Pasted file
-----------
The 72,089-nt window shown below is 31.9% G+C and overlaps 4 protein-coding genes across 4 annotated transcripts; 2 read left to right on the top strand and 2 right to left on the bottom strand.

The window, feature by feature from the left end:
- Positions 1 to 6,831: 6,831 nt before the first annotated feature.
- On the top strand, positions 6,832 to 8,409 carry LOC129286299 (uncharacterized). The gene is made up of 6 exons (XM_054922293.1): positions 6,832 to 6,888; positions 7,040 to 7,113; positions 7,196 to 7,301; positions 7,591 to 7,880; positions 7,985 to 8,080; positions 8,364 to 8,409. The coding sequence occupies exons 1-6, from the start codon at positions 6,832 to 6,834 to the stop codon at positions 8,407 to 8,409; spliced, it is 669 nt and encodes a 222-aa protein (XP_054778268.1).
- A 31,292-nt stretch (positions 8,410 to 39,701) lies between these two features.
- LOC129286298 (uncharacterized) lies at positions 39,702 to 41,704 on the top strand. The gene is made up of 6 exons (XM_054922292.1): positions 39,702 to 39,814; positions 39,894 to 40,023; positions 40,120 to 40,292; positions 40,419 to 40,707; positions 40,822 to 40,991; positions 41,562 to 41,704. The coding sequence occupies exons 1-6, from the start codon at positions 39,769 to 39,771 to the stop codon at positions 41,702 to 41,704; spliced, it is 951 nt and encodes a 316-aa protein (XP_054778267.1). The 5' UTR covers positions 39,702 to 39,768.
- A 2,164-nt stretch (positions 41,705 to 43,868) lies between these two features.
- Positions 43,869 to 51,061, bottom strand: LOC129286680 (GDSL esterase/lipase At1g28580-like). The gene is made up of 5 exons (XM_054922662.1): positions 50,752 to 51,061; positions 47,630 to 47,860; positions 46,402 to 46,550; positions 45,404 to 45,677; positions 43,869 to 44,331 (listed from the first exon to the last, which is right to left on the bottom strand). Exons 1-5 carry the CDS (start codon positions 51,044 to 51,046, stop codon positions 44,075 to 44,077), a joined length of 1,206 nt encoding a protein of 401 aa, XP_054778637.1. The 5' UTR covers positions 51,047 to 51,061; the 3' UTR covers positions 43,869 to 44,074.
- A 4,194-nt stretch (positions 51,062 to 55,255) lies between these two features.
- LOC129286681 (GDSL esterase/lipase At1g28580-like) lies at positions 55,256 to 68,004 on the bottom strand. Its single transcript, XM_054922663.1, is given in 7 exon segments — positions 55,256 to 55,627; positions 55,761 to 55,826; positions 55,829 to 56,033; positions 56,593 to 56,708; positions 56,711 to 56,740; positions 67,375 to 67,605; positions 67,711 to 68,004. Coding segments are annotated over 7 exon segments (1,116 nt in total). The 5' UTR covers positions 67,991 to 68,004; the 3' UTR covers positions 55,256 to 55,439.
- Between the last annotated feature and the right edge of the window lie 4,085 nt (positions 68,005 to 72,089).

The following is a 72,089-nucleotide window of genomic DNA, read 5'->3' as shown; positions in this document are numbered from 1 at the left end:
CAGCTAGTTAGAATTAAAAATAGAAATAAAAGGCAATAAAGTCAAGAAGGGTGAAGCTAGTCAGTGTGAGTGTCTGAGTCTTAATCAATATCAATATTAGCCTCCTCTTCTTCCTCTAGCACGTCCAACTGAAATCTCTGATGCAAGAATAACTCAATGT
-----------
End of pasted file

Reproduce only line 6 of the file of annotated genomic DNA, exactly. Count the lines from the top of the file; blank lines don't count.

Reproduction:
- LOC129286298 (uncharacterized) lies at positions 39,702 to 41,704 on the top strand. The gene is made up of 6 exons (XM_054922292.1): positions 39,702 to 39,814; positions 39,894 to 40,023; positions 40,120 to 40,292; positions 40,419 to 40,707; positions 40,822 to 40,991; positions 41,562 to 41,704. The coding sequence occupies exons 1-6, from the start codon at positions 39,769 to 39,771 to the stop codon at positions 41,702 to 41,704; spliced, it is 951 nt and encodes a 316-aa protein (XP_054778267.1). The 5' UTR covers positions 39,702 to 39,768.